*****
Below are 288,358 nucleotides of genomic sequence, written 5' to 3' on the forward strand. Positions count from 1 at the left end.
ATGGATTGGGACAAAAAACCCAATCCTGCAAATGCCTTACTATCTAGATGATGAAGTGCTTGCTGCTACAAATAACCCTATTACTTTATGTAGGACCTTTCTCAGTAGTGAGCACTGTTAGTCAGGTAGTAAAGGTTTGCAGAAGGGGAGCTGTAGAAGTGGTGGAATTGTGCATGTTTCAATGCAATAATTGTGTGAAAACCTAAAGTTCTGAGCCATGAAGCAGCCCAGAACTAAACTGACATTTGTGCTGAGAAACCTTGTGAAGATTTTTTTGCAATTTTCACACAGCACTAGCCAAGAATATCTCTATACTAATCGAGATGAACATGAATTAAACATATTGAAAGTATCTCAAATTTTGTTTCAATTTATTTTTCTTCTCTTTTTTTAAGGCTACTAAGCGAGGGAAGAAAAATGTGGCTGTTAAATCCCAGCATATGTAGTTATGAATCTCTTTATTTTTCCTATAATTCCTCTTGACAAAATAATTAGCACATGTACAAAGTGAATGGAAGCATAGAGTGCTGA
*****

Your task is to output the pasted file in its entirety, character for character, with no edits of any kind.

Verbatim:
Below are 288,358 nucleotides of genomic sequence, written 5' to 3' on the forward strand. Positions count from 1 at the left end.
ATGGATTGGGACAAAAAACCCAATCCTGCAAATGCCTTACTATCTAGATGATGAAGTGCTTGCTGCTACAAATAACCCTATTACTTTATGTAGGACCTTTCTCAGTAGTGAGCACTGTTAGTCAGGTAGTAAAGGTTTGCAGAAGGGGAGCTGTAGAAGTGGTGGAATTGTGCATGTTTCAATGCAATAATTGTGTGAAAACCTAAAGTTCTGAGCCATGAAGCAGCCCAGAACTAAACTGACATTTGTGCTGAGAAACCTTGTGAAGATTTTTTTGCAATTTTCACACAGCACTAGCCAAGAATATCTCTATACTAATCGAGATGAACATGAATTAAACATATTGAAAGTATCTCAAATTTTGTTTCAATTTATTTTTCTTCTCTTTTTTTAAGGCTACTAAGCGAGGGAAGAAAAATGTGGCTGTTAAATCCCAGCATATGTAGTTATGAATCTCTTTATTTTTCCTATAATTCCTCTTGACAAAATAATTAGCACATGTACAAAGTGAATGGAAGCATAGAGTGCTGA